The Public Health Agency of Canada Releases Report on the Health of Young People in Canada

Press release issued by The Public Health Agency of Canada

Ottawa, April 2, 2008 - “Students spend important time at home, in school, and with friends, and their socio-economic status and social conditions are believed to have an increasing effect on their health,” said Federal Health Minister Tony Clement. “By looking at these contexts, we can learn more about the impact certain settings and conditions have on risk-taking behaviours and health outcomes for Canada’s youth, and better understand how we can promote their overall health and well-being.”

Some key findings indicate positive changes in the health behaviours and attitudes of young people since the last report in 2004.  For example, smoking rates have declined among both boys and girls, and reports of marijuana use and alcohol consumption have also decreased. However, challenges remain, including high rates of overweight and obesity, sedentary behaviour and physical injury.

“In order to effectively promote and support the health school-age children and youth, building a solid evidence-base is essential,” said Dr. David Butler-Jones, Canada’s Chief Public Health Officer.  “This study will help us to measure the health progress of Canada’s young people and to better promote their health and well-being, by providing evidence to assist us in planning and recommending effective health policy and programming initiatives targeted at middle childhood and adolescence.”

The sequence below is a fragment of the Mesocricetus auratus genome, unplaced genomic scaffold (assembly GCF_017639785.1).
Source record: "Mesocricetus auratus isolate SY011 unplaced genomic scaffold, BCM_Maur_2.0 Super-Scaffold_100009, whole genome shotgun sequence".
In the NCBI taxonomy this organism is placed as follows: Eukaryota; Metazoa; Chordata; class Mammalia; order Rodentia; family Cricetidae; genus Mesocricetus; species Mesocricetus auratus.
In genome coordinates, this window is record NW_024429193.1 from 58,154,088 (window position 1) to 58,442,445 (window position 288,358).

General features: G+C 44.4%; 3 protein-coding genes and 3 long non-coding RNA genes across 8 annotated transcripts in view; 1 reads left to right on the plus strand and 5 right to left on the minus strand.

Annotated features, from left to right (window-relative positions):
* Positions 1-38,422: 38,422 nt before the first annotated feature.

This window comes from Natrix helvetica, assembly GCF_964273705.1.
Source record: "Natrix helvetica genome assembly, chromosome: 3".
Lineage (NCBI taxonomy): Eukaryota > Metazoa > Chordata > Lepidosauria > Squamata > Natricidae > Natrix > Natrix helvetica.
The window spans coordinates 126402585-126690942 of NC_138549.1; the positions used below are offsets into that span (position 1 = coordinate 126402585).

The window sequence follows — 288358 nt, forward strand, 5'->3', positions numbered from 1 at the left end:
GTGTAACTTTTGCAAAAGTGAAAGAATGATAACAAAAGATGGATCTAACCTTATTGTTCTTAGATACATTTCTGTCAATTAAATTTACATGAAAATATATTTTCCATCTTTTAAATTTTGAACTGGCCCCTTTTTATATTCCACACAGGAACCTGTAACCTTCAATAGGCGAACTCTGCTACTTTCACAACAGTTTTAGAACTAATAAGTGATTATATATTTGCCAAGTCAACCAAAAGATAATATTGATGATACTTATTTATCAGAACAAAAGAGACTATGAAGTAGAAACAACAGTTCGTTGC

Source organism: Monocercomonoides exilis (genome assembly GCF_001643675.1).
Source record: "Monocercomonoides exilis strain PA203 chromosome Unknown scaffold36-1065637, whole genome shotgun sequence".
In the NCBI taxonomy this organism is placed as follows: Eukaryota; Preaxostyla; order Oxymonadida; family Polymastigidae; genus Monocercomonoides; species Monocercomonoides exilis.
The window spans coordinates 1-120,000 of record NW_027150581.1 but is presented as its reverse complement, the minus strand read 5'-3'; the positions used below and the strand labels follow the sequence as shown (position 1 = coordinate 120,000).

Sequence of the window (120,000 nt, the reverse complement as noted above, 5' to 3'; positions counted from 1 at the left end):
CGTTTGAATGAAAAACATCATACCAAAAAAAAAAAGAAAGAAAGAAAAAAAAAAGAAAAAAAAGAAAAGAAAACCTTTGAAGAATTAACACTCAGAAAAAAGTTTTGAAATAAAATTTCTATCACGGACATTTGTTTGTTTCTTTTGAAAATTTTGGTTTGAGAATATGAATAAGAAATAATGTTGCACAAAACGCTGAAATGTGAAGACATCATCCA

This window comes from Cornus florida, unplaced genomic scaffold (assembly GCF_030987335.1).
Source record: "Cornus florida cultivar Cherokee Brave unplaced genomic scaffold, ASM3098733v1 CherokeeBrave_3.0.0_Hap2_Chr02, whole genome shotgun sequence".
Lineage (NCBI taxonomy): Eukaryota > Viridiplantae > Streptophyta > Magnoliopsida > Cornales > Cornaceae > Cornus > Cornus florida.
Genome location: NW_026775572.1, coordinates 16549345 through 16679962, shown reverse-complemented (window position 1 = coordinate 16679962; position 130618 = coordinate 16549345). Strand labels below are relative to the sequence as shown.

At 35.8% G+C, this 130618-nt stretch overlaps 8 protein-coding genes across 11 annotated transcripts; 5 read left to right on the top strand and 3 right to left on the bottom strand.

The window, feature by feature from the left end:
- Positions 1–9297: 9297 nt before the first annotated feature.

The report is based on Canadian data from the 2006 survey of the cross-national World Health Organization study — Health Behaviour in School-aged Children (HBSC). Canada is one of 41 participating countries in Europe and in North America. The survey was carried out by Queen’s University with support from the Public Health Agency of Canada. More than 9,500 students from Grades 6, 7, 8, 9 and 10 participated in the 2006 survey.

“Information about young people’s health should be interpreted by also looking at the social environment,” said Dr. William Boyce, director of Queen's University's Social Program Evaluation Group (SPEG). “This allows interventions to be planned that can improve health in specific contexts.”


The HBSC study considers how socioeconomic status, the family, peers and school shape the health and well-being of young people, and concludes that the best opportunity for success in interventions could lie in a focus on the home and school settings. At the same time, study results indicate that the greatest need for interventions could lie within the peer context and in social income policy.

The full text of the Healthy Settings for Young People in Canada report and a summary booklet of the key findings are available on-line at

For more information on the cross-national Health Behaviour in School-aged Children study, please visit (site disponible en anglais seulement).

Media Inquiries:

Laryssa Waler
Office of the Honourable Tony Clement
Minister of Health Canada
(613) 957-0200

Philippe Brideau
Media Relations
Public Health Agency of Canada
(613) 948-4532

Nancy Dorrance
News & Media Services
Queen University